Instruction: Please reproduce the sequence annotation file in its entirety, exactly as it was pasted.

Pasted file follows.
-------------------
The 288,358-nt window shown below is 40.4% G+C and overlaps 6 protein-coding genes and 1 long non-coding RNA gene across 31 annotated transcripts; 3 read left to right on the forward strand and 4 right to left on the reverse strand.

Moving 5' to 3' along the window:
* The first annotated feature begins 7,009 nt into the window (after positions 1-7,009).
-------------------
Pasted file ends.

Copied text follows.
The 288,358-nt window shown below is 40.4% G+C and overlaps 6 protein-coding genes and 1 long non-coding RNA gene across 31 annotated transcripts; 3 read left to right on the forward strand and 4 right to left on the reverse strand.

Moving 5' to 3' along the window:
* The first annotated feature begins 7,009 nt into the window (after positions 1-7,009).